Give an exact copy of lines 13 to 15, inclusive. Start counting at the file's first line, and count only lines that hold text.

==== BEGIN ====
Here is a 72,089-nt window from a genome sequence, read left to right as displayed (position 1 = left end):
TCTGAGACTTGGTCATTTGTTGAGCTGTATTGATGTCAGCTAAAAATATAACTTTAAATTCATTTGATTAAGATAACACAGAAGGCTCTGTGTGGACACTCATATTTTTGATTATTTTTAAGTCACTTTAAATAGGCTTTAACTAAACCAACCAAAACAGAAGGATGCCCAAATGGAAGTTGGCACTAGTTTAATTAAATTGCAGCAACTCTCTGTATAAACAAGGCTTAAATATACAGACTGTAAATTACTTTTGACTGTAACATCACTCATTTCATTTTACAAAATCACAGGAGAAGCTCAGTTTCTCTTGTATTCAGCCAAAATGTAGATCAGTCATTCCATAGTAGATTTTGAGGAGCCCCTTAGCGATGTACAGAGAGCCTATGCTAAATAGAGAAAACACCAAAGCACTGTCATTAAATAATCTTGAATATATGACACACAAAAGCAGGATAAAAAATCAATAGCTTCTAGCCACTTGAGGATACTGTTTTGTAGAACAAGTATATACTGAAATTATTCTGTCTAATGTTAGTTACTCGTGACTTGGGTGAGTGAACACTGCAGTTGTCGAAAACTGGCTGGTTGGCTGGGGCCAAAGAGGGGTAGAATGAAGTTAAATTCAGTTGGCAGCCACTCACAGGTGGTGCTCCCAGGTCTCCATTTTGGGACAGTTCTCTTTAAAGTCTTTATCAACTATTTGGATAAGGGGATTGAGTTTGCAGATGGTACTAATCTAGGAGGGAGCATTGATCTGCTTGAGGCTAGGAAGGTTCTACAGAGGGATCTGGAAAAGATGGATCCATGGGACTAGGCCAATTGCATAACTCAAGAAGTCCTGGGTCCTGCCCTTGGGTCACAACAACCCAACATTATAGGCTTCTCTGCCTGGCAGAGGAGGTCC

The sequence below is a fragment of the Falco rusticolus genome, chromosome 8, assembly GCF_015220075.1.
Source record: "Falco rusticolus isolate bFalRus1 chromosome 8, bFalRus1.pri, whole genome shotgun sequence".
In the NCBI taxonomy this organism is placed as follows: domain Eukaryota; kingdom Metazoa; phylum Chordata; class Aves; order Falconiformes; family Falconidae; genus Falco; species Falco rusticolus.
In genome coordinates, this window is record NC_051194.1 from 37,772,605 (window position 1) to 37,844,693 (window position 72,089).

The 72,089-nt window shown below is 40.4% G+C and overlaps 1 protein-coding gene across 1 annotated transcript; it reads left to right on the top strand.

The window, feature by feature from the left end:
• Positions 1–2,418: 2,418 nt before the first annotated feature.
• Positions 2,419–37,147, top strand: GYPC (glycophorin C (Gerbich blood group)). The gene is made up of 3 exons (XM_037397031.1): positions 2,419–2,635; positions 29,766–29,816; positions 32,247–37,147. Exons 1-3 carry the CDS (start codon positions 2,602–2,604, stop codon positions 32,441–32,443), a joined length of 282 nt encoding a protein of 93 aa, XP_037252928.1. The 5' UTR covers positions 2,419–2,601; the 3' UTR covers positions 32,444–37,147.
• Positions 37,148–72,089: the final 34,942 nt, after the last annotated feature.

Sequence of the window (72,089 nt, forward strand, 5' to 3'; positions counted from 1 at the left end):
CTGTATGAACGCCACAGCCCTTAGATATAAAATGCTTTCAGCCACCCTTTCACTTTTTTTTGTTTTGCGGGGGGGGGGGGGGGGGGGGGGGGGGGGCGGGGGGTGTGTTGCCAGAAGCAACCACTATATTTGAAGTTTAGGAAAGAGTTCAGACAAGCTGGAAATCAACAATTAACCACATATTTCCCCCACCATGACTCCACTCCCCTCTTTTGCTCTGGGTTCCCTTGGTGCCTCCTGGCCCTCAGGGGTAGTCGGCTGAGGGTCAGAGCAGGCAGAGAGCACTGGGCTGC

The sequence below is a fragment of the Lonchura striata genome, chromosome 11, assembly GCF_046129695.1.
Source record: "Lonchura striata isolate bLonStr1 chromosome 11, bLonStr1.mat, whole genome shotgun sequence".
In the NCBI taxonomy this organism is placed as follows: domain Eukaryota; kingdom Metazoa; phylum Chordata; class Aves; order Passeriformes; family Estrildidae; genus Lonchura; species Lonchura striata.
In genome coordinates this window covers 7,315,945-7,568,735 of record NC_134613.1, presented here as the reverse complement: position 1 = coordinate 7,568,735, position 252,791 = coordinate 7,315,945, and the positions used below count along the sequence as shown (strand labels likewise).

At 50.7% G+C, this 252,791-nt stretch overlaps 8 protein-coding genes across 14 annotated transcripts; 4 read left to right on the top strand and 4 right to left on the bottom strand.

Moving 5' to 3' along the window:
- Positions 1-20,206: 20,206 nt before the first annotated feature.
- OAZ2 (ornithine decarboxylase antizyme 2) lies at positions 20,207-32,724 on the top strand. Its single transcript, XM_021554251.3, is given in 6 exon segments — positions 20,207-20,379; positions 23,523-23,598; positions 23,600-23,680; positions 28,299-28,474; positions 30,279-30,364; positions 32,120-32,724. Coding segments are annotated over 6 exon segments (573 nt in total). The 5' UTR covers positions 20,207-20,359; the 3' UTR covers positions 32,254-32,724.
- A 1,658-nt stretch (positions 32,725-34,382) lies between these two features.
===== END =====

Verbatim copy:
CTGTATGAACGCCACAGCCCTTAGATATAAAATGCTTTCAGCCACCCTTTCACTTTTTTTTGTTTTGCGGGGGGGGGGGGGGGGGGGGGGGGGGGGCGGGGGGTGTGTTGCCAGAAGCAACCACTATATTTGAAGTTTAGGAAAGAGTTCAGACAAGCTGGAAATCAACAATTAACCACATATTTCCCCCACCATGACTCCACTCCCCTCTTTTGCTCTGGGTTCCCTTGGTGCCTCCTGGCCCTCAGGGGTAGTCGGCTGAGGGTCAGAGCAGGCAGAGAGCACTGGGCTGC

The sequence below is a fragment of the Lonchura striata genome, chromosome 11, assembly GCF_046129695.1.
Source record: "Lonchura striata isolate bLonStr1 chromosome 11, bLonStr1.mat, whole genome shotgun sequence".